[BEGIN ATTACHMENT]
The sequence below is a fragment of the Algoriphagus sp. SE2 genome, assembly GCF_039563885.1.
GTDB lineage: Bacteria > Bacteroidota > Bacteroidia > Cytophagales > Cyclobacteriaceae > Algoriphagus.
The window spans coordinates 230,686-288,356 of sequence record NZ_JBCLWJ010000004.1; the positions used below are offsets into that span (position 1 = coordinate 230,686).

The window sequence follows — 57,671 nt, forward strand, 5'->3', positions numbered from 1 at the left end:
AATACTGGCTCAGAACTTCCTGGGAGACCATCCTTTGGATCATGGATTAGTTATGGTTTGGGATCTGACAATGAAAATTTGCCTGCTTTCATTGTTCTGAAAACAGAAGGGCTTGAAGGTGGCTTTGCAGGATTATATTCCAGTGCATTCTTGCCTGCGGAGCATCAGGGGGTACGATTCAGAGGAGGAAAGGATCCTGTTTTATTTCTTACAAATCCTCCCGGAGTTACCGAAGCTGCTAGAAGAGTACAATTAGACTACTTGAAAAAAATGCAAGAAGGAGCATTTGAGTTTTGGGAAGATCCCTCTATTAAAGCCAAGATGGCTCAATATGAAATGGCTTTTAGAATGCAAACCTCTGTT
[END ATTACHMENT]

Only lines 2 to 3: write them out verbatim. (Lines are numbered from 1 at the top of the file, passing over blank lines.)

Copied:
GTDB lineage: Bacteria > Bacteroidota > Bacteroidia > Cytophagales > Cyclobacteriaceae > Algoriphagus.
The window spans coordinates 230,686-288,356 of sequence record NZ_JBCLWJ010000004.1; the positions used below are offsets into that span (position 1 = coordinate 230,686).